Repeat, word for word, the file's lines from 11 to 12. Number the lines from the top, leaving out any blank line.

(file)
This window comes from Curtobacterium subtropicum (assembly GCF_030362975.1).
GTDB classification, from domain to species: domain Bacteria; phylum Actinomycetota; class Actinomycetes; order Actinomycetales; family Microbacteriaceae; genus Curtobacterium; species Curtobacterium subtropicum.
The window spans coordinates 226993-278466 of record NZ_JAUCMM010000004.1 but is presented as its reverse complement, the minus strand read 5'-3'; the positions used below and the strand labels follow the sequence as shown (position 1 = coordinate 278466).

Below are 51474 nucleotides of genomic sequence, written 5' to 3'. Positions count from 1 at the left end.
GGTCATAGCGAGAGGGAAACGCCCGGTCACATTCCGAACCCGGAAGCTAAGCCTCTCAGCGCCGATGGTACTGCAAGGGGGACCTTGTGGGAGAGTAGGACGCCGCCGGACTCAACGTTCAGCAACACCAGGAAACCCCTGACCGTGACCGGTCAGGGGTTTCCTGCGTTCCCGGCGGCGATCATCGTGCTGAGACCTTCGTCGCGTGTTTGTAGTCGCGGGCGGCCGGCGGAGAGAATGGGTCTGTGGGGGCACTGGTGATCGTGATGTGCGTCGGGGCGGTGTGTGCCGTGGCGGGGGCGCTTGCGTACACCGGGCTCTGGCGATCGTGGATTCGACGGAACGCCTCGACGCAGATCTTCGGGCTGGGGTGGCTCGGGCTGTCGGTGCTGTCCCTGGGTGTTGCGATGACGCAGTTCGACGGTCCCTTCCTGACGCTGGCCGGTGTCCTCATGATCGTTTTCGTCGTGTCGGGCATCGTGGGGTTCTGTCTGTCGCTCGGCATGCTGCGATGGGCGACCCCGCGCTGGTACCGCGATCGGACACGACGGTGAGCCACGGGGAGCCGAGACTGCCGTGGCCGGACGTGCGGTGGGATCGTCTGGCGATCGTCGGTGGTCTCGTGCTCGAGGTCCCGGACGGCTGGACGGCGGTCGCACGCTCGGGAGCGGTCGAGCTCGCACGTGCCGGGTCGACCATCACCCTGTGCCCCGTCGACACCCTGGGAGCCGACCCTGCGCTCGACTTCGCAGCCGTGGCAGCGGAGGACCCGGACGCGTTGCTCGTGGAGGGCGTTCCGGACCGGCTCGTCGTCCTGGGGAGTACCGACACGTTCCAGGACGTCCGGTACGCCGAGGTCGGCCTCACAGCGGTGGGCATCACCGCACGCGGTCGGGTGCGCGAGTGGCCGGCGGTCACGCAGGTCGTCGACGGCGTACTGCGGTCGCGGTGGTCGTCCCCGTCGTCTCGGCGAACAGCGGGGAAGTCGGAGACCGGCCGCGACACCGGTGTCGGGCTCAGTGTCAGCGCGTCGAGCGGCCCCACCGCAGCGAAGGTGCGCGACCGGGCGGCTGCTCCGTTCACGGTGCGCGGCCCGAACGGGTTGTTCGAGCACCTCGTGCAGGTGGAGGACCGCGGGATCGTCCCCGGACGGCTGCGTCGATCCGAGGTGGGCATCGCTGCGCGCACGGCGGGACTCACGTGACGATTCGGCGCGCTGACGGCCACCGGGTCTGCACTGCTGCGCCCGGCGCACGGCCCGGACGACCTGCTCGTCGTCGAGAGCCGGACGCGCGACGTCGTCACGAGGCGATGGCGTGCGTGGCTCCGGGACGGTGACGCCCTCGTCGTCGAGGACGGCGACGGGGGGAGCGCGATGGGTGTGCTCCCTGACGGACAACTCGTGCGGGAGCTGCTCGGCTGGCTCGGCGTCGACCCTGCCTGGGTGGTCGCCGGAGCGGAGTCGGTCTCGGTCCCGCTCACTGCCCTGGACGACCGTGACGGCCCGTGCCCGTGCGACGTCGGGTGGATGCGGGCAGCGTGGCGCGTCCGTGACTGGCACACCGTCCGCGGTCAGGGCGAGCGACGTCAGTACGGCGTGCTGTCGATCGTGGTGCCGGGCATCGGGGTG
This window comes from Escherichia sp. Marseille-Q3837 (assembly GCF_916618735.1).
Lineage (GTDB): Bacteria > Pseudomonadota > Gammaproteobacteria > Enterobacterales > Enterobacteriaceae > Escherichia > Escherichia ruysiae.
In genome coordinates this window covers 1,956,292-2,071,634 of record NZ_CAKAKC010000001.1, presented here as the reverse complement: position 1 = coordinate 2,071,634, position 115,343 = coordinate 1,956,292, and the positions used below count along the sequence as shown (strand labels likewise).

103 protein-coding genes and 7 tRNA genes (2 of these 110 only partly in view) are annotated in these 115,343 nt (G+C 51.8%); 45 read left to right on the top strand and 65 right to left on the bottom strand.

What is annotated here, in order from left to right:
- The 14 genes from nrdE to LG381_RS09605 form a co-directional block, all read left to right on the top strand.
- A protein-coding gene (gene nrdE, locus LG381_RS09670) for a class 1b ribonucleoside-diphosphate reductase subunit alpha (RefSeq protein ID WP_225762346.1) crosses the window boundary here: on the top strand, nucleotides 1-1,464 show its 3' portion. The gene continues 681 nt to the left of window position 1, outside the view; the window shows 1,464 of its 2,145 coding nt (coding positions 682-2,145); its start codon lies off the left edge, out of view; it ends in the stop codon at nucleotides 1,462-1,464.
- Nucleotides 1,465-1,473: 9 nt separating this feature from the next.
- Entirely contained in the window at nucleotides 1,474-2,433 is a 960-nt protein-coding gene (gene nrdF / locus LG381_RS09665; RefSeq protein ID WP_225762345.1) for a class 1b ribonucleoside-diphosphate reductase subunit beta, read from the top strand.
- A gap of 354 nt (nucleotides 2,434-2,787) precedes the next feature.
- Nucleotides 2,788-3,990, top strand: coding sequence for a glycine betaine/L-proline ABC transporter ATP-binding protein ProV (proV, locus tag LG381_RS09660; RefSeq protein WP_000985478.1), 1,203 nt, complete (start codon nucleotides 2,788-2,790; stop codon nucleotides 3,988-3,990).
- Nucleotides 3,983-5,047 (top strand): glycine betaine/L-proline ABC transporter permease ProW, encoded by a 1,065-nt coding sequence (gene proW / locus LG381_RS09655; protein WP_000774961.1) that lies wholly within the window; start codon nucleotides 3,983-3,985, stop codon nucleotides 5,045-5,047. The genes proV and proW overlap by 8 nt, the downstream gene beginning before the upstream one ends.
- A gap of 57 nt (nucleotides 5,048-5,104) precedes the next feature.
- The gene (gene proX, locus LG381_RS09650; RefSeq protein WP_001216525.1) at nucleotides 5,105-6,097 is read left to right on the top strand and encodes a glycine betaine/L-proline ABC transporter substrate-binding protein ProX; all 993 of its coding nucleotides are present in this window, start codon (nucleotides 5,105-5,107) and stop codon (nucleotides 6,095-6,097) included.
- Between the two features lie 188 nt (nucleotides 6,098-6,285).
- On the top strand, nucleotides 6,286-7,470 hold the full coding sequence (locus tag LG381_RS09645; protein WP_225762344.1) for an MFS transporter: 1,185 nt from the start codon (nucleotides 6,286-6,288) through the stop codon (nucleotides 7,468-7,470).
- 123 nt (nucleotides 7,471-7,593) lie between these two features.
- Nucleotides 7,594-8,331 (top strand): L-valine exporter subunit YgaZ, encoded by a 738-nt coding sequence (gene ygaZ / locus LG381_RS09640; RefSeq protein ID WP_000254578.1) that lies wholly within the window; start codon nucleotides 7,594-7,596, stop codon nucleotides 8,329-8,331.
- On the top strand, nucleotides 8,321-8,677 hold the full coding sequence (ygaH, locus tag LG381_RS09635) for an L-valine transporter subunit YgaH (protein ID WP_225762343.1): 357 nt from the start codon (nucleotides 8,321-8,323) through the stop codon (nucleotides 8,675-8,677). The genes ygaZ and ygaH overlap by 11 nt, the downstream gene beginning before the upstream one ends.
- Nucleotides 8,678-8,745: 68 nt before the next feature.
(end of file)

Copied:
- The 14 genes from nrdE to LG381_RS09605 form a co-directional block, all read left to right on the top strand.
- A protein-coding gene (gene nrdE, locus LG381_RS09670) for a class 1b ribonucleoside-diphosphate reductase subunit alpha (RefSeq protein ID WP_225762346.1) crosses the window boundary here: on the top strand, nucleotides 1-1,464 show its 3' portion. The gene continues 681 nt to the left of window position 1, outside the view; the window shows 1,464 of its 2,145 coding nt (coding positions 682-2,145); its start codon lies off the left edge, out of view; it ends in the stop codon at nucleotides 1,462-1,464.